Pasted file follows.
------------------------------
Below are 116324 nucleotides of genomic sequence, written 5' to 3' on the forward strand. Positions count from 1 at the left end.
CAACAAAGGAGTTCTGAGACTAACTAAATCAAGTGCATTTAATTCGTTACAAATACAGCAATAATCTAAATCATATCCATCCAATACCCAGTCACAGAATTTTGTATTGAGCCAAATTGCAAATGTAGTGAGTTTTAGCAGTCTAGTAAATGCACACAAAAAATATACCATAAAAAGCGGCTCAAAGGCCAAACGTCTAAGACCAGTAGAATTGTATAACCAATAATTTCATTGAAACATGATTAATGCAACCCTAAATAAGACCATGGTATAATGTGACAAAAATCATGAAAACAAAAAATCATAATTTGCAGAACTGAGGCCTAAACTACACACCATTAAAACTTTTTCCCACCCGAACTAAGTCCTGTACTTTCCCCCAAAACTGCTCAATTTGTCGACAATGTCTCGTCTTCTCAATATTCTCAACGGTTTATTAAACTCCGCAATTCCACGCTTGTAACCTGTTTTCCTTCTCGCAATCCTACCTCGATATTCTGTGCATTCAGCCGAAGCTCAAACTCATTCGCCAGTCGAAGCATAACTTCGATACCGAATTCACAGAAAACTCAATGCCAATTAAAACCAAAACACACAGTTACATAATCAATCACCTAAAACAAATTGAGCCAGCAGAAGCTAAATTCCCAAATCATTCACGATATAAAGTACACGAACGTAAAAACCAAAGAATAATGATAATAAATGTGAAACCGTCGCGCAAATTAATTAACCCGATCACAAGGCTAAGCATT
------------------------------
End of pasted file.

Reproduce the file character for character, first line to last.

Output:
Below are 116324 nucleotides of genomic sequence, written 5' to 3' on the forward strand. Positions count from 1 at the left end.
CAACAAAGGAGTTCTGAGACTAACTAAATCAAGTGCATTTAATTCGTTACAAATACAGCAATAATCTAAATCATATCCATCCAATACCCAGTCACAGAATTTTGTATTGAGCCAAATTGCAAATGTAGTGAGTTTTAGCAGTCTAGTAAATGCACACAAAAAATATACCATAAAAAGCGGCTCAAAGGCCAAACGTCTAAGACCAGTAGAATTGTATAACCAATAATTTCATTGAAACATGATTAATGCAACCCTAAATAAGACCATGGTATAATGTGACAAAAATCATGAAAACAAAAAATCATAATTTGCAGAACTGAGGCCTAAACTACACACCATTAAAACTTTTTCCCACCCGAACTAAGTCCTGTACTTTCCCCCAAAACTGCTCAATTTGTCGACAATGTCTCGTCTTCTCAATATTCTCAACGGTTTATTAAACTCCGCAATTCCACGCTTGTAACCTGTTTTCCTTCTCGCAATCCTACCTCGATATTCTGTGCATTCAGCCGAAGCTCAAACTCATTCGCCAGTCGAAGCATAACTTCGATACCGAATTCACAGAAAACTCAATGCCAATTAAAACCAAAACACACAGTTACATAATCAATCACCTAAAACAAATTGAGCCAGCAGAAGCTAAATTCCCAAATCATTCACGATATAAAGTACACGAACGTAAAAACCAAAGAATAATGATAATAAATGTGAAACCGTCGCGCAAATTAATTAACCCGATCACAAGGCTAAGCATT